Multiple Endocrine Neoplasia 1

MEN 1 is also an autosomal-dominant disease caused by inactivating mutation of MEN 1 tumor suppressor gene that is located on chromosome 11q13. This gene consists of 10 exons that encode a 610-amino acid suppressor protein, menin, whose main function is maintaining DNA stability and gene regulation. The prevalence of MEN1 is approximately 1/30,000 (14). Neuroendocrine tumors of parathyroid gland, pancreas, and pituitary gland are more common in MEN1, with occasional tumors of the adrenal, thymus, and bronchi (15). Therefore, when these lesions appear on the parathyroid gland, pancreas, and pituitary gland, MEN 1 should be considered. Biochemical tests for parathyroid hormone (PTH), calcium concentrations, glucagonomas, prolactin (PRL), and growth hormone (GH) can assist in the diagnosis of MEN 1. The most common clinical manifestation of MEN 1 is primary hyperparathyroidism (PHPT), which can occur in 90% of patients. The prevalence of MEN 1 patients who exhibit gastro-entero-pancreatic (GEP) tract lesions, such as gastrinomas and benign insulinomas, varies from 30% to 70% (16). The occurrence of anterior pituitary tumors in MEN 1 ranges between 10% and 60% (16).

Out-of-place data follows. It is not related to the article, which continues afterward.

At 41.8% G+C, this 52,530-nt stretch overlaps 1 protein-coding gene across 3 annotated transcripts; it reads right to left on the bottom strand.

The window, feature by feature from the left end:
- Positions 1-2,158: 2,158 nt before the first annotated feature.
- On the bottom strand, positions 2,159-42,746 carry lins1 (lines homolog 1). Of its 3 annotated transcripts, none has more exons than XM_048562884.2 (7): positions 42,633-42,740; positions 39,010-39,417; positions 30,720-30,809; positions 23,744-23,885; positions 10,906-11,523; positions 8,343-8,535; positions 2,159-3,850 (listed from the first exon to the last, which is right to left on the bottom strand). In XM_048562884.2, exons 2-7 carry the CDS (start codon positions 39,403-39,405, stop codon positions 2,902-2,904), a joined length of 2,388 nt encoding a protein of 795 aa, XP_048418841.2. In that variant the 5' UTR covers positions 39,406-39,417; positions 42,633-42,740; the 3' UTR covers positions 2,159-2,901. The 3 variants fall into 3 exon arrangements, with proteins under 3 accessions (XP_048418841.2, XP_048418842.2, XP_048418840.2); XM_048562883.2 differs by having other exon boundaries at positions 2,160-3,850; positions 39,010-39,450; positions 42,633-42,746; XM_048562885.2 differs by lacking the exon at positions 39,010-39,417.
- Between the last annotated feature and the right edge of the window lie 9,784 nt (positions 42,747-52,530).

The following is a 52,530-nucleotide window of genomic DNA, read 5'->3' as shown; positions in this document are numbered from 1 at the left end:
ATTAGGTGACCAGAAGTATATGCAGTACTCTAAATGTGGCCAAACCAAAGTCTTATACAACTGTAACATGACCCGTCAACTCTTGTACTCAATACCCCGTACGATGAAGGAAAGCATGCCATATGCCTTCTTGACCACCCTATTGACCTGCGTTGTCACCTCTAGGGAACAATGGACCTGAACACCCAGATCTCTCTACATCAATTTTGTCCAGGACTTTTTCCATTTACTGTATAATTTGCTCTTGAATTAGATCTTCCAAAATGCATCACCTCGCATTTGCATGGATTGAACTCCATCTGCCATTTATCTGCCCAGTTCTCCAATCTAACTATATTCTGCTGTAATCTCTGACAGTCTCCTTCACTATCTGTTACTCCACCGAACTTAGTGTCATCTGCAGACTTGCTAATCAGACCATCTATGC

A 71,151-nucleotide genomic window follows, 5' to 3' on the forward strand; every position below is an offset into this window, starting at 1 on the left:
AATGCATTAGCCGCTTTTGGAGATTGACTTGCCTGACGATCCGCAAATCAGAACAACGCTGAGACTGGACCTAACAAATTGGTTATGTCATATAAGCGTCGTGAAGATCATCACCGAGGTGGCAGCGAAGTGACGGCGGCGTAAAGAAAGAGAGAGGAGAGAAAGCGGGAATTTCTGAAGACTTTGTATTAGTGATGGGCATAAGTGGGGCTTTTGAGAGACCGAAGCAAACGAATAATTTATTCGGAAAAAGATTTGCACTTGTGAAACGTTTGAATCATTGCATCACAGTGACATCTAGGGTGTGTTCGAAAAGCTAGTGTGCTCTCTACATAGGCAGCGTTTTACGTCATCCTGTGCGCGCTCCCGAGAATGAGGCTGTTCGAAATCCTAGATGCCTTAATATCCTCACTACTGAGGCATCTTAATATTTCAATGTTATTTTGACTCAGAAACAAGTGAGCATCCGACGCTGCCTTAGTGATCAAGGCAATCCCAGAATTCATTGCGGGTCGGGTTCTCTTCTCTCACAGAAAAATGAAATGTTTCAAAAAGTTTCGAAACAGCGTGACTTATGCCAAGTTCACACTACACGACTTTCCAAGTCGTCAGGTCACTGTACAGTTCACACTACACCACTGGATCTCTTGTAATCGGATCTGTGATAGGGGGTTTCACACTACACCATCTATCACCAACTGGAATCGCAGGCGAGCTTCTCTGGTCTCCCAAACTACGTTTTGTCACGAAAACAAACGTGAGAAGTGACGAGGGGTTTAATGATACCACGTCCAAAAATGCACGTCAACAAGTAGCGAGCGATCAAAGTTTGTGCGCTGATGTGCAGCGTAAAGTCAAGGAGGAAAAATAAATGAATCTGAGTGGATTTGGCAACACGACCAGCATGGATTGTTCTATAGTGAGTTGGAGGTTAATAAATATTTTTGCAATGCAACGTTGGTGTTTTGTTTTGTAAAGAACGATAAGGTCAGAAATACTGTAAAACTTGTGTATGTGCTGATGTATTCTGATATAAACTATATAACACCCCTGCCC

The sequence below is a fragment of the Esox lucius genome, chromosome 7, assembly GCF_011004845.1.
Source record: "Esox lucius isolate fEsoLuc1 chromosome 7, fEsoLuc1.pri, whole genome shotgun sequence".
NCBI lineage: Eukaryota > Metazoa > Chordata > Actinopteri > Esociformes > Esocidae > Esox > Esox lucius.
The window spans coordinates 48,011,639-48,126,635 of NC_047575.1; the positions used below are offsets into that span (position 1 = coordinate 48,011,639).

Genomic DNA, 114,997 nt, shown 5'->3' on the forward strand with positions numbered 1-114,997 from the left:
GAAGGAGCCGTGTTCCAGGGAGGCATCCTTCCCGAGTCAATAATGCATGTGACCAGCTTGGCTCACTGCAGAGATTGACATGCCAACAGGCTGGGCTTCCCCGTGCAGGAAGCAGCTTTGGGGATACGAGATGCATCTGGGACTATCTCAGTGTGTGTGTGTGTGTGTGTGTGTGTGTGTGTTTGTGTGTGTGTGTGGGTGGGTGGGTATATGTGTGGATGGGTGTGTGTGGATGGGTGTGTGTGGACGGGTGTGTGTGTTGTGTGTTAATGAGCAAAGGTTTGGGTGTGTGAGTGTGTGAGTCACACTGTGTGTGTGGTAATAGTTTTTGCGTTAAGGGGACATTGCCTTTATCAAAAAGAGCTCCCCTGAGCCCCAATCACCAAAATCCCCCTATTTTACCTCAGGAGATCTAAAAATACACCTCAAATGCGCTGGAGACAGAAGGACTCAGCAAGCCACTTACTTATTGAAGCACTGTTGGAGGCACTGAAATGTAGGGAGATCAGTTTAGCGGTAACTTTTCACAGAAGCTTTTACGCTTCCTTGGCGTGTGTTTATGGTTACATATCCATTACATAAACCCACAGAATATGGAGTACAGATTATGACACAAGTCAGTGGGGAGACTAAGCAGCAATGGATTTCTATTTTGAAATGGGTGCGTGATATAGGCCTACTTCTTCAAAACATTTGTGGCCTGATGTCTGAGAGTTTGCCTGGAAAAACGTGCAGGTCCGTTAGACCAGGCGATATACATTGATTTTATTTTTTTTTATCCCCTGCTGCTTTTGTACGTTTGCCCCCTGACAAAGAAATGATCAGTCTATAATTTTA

Von Hippel–Lindau Syndrome

VHL is an autosomal-dominant inheritance syndrome caused by the germline mutations of VHL tumor suppressor gene. The VHL gene, which has three exons, is located in chromosome 3p25. The clinical manifestations of VHL syndrome include hemangioblastomas of retina and central nervous system, multiple neoplasms (clear cell carcinoma, multiple endocrine neoplasia, and pheochromocytoma), and cysts (multiple cysts in kidney and pancreas) (17). VHL contains a significant variation in phenotype and an age-related penetrance (18). The incidence rate of VHL is 1/36,000 (19), and there is an extremely high penetrance which reaches 95% before 60 years old. Although there has been a significant development in the recognition of molecular biology of VHL and advances in management strategies, the average survival age of VHL patients is mere 49 years. According to the possibility of suffering from PCC, VHL can be separated into two types: type 1 and type 2 (20). Type 1 VHL can also be separated into two subtypes: type 1A and type 1B, based on the probability of developing renal cell carcinoma. Type 1A patients will develop ccRCC without suffering from PCC. Therefore, VHL patients who suffer from PCC are recognized as Type 2. Type 2 VHL syndrome can also be classified into type 2A (hemangioblastoma, PCC, no ccRCC), type 2B (hemangioblastoma, PCC, and ccRCC), and type 2C (the only clinical manifestation is PCC). The VHL gene encodes the VHL protein (pVHL), which has a wide range of functions (21), the most important being the degradation of hypoxia inducible factors (HIFs). Without degradation, HIFs can be translocated to the nucleus and initiate transcription of multiple target genes, which can promote cell proliferation, angiogenesis, erythropoiesis, and anaerobe metabolism (22, 23).